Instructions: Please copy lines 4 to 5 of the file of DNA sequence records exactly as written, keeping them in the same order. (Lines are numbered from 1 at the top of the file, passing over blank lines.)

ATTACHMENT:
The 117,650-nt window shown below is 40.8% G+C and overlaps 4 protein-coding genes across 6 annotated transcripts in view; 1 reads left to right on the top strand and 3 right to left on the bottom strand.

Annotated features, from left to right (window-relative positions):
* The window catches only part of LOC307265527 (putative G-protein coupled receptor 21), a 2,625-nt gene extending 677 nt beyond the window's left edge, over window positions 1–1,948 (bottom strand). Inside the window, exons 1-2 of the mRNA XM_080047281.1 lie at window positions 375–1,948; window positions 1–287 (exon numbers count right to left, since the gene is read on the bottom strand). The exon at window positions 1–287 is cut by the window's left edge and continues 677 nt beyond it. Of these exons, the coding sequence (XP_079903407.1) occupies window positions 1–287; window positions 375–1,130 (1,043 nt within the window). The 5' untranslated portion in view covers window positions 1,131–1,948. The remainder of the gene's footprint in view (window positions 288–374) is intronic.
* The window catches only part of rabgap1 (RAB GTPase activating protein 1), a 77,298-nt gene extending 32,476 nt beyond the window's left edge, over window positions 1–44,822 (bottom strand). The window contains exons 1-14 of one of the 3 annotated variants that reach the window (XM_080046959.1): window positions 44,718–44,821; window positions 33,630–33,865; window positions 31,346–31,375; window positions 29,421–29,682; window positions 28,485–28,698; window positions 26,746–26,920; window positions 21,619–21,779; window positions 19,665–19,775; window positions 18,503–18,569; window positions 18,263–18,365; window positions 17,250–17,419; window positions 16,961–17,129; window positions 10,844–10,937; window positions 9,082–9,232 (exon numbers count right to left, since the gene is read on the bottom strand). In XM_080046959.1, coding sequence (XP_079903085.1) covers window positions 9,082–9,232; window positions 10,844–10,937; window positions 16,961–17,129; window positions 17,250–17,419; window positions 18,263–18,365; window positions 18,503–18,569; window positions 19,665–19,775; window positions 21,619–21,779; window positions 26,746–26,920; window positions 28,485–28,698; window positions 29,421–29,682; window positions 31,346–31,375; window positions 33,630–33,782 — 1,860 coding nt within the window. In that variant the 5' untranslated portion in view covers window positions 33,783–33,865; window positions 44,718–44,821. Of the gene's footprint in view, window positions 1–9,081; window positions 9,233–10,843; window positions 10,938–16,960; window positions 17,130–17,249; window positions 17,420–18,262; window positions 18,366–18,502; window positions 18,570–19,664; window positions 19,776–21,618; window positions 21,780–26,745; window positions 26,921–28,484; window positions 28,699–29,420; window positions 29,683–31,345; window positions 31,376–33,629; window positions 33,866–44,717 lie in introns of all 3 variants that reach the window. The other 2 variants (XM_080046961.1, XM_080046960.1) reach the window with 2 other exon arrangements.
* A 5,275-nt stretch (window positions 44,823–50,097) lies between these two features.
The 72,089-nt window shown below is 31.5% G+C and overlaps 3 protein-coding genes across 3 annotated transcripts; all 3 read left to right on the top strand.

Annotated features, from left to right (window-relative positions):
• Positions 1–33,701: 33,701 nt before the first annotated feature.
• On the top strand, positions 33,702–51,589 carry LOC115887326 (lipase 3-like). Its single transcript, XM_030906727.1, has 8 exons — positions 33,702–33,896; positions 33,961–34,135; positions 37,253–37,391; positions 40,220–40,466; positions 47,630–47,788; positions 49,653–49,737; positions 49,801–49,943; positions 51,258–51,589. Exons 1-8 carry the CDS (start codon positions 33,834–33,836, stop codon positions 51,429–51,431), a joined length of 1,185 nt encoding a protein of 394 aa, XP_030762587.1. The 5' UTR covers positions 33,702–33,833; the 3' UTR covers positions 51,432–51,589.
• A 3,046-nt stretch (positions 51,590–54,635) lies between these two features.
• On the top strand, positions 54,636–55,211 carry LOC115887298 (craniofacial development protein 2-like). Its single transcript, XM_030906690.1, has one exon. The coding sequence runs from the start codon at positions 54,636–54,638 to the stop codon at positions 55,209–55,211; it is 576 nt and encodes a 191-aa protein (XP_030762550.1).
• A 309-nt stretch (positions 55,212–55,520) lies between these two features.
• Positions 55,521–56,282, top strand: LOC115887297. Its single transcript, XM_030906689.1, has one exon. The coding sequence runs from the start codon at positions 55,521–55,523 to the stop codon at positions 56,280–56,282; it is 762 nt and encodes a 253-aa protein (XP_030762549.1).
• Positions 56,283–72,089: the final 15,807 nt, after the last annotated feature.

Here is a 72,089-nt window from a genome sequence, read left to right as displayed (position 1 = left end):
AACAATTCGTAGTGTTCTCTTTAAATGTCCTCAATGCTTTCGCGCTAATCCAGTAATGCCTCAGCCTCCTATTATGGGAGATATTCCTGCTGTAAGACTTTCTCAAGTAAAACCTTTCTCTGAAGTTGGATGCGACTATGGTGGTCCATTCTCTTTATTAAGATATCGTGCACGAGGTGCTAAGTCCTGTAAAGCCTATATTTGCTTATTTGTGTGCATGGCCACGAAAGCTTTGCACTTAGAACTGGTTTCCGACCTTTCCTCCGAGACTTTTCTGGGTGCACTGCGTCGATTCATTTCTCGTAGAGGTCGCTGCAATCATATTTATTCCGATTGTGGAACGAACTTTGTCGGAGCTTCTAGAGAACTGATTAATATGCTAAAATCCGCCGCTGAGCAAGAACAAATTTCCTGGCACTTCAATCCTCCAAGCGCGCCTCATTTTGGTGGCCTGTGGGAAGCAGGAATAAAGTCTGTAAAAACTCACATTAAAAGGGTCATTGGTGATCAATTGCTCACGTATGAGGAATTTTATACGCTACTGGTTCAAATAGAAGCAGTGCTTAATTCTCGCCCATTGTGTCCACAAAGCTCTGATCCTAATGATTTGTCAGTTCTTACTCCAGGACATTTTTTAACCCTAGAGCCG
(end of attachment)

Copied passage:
* The window catches only part of rabgap1 (RAB GTPase activating protein 1), a 77,298-nt gene extending 32,476 nt beyond the window's left edge, over window positions 1–44,822 (bottom strand). The window contains exons 1-14 of one of the 3 annotated variants that reach the window (XM_080046959.1): window positions 44,718–44,821; window positions 33,630–33,865; window positions 31,346–31,375; window positions 29,421–29,682; window positions 28,485–28,698; window positions 26,746–26,920; window positions 21,619–21,779; window positions 19,665–19,775; window positions 18,503–18,569; window positions 18,263–18,365; window positions 17,250–17,419; window positions 16,961–17,129; window positions 10,844–10,937; window positions 9,082–9,232 (exon numbers count right to left, since the gene is read on the bottom strand). In XM_080046959.1, coding sequence (XP_079903085.1) covers window positions 9,082–9,232; window positions 10,844–10,937; window positions 16,961–17,129; window positions 17,250–17,419; window positions 18,263–18,365; window positions 18,503–18,569; window positions 19,665–19,775; window positions 21,619–21,779; window positions 26,746–26,920; window positions 28,485–28,698; window positions 29,421–29,682; window positions 31,346–31,375; window positions 33,630–33,782 — 1,860 coding nt within the window. In that variant the 5' untranslated portion in view covers window positions 33,783–33,865; window positions 44,718–44,821. Of the gene's footprint in view, window positions 1–9,081; window positions 9,233–10,843; window positions 10,938–16,960; window positions 17,130–17,249; window positions 17,420–18,262; window positions 18,366–18,502; window positions 18,570–19,664; window positions 19,776–21,618; window positions 21,780–26,745; window positions 26,921–28,484; window positions 28,699–29,420; window positions 29,683–31,345; window positions 31,376–33,629; window positions 33,866–44,717 lie in introns of all 3 variants that reach the window. The other 2 variants (XM_080046961.1, XM_080046960.1) reach the window with 2 other exon arrangements.
* A 5,275-nt stretch (window positions 44,823–50,097) lies between these two features.